South Africa admits 'challenges' in Zimbabwe vote
South Africa's chief envoy on Zimbabwe's political crisis conceded Friday there were challenges in the run-up to key polls, a day before regional mediators meet to discuss the vote.
Yet the African Union said free and fair elections in Zimbabwe, due at the end of the month, are possible.
Thousands of Zimbabwean security forces could not draw their mark in chaotic early voting three weeks before the July 31 elections to end a four-year unity government.
"The process has got challenges, we can't deny that because we've seen what info has been coming out during the special vote," said Lindiwe Zulu, who heads the mediation process after deadly polls in 2008.
During early voting on Sunday and Monday polling stations opened late and many lacked indelible ink, stamps, voter rolls and ballot papers and boxes.
"If things didn't go right in the special vote, those things need to be looked into by the time of elections on July 31," Zulu told AFP.
But the African Union after its Peace and Security Council meeting on Friday said it was possible to have fair elections.
"According to our observers on the ground we believe that it is possible to have free and fair elections in Zimbabwe," said Aisha Abdullahi, AU commissioner for political affairs on Zimbabwe.
"But we cannot guarantee that it will be the most perfect or optimum of situations," he said after an AU peace and security council meeting.
"The environment in Zimbabwe so far reassures us that the conditions are good for the election to be held on July 31," he said.
President Robert Mugabe called early polls, hoping to prolong his 33 years in power, despite demands for reform by his archrival Prime Minister Morgan Tsvangirai.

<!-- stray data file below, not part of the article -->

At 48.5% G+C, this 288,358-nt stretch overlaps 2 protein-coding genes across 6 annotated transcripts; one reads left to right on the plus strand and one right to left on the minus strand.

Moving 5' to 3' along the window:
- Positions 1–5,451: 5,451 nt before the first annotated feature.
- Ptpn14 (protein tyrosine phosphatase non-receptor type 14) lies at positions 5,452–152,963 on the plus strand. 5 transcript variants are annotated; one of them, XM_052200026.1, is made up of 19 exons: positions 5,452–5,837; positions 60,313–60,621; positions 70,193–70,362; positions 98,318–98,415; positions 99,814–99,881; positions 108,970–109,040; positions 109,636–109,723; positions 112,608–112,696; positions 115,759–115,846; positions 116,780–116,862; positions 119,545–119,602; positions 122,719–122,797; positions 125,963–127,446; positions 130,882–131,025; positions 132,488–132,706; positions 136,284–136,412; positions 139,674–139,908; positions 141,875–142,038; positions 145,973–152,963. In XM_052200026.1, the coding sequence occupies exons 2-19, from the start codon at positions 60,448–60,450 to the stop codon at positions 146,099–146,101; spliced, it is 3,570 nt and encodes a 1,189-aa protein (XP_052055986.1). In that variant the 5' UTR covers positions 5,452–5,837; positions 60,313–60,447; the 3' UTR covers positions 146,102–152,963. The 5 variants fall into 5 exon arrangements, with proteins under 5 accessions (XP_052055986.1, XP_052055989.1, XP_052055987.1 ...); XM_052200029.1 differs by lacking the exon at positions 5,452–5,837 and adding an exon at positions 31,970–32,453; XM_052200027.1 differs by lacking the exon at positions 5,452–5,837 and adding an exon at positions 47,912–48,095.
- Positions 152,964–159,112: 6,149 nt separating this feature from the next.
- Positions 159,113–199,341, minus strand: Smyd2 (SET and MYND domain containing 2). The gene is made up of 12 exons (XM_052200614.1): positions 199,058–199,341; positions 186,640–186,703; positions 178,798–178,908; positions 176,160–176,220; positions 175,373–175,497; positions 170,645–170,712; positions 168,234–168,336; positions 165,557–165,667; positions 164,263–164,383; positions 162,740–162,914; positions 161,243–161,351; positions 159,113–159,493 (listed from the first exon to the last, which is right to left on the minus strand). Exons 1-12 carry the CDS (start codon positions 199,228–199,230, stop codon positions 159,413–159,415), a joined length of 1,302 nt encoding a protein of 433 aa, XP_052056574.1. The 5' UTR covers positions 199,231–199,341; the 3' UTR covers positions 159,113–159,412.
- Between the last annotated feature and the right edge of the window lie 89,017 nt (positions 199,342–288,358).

But Tsvangirai's Movement for Democratic Change (MDC) said this week's "disorganised" early vote showed the country's election commission was not up to the task.
With the vote due in less than two weeks, the country is still trying to raise the $132 million budget required to fund it.
"We are doing everything we can to make sure that we have the sufficient resources to fund the elections," Finance Minister Tendai Biti told journalists.
"I am very positive that we will get the money," admitting that "we do not have the resources at the present moment".
Biti, who is a member of Tsvangirai's party, had previously declared that the country had no money to fund the crucial elections, and launching an international appeal for finance.
In April, the cash-strapped country withdrew its funding appeal to the United Nations.
Early this year the government had to borrow money from local firms to pay for the referendum on a new constitution.
"We are getting no joy from diamond monies. Over $400 million have been sold of diamonds just in the first quarter of the year, (but) nothing has come to treasury," said Biti.
Leaders of regional mediator the Southern African Development Community (SADC) will meet in South Africa on Saturday to discuss the upcoming elections.
The 15-member block brokered the power-sharing deal between Mugabe and Tsvangirai in 2009, a year after around 200 opposition members were killed in election-related violence.
But there is no love lost between Mugabe and the SADC at the moment.
He threatened to leave the bloc if it meddled in Zimbabwean affairs and scolded South Africa's top diplomat "stupid and idiotic" in an election rally earlier July.
© 2013 AFP